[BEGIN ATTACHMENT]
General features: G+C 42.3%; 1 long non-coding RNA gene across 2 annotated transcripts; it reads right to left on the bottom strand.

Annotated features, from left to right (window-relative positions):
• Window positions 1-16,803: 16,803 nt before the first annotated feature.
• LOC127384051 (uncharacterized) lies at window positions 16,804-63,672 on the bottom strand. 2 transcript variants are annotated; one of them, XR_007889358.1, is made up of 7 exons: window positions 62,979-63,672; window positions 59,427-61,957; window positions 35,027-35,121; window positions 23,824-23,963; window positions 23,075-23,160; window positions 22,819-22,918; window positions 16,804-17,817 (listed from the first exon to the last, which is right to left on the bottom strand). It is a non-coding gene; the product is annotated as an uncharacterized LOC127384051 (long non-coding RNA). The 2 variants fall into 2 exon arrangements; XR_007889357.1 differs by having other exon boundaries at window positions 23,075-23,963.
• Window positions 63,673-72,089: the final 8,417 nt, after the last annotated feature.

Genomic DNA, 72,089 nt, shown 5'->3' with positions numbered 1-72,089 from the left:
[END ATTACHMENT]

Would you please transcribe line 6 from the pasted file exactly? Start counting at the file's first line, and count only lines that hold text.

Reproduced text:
Genomic DNA, 72,089 nt, shown 5'->3' with positions numbered 1-72,089 from the left: